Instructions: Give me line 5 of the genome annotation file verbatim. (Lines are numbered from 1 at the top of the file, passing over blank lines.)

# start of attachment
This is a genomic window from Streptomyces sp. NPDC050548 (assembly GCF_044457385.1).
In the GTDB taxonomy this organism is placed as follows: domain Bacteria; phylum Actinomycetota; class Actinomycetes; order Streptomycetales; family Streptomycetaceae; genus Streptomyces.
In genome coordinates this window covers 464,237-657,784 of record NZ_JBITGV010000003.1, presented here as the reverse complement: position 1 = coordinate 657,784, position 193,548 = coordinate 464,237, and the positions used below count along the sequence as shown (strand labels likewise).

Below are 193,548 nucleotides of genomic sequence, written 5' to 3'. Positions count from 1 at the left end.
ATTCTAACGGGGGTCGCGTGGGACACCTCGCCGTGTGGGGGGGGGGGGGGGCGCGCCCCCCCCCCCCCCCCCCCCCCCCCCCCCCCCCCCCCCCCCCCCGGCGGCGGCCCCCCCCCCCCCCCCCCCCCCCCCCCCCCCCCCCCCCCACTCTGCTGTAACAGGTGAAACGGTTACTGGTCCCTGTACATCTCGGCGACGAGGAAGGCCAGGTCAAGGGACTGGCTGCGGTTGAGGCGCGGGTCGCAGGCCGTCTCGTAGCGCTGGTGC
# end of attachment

ATTCTAACGGGGGTCGCGTGGGACACCTCGCCGTGTGGGGGGGGGGGGGGGCGCGCCCCCCCCCCCCCCCCCCCCCCCCCCCCCCCCCCCCCCCCCCCCGGCGGCGGCCCCCCCCCCCCCCCCCCCCCCCCCCCCCCCCCCCCCCCACTCTGCTGTAACAGGTGAAACGGTTACTGGTCCCTGTACATCTCGGCGACGAGGAAGGCCAGGTCAAGGGACTGGCTGCGGTTGAGGCGCGGGTCGCAGGCCGTCTCGTAGCGCTGGTGC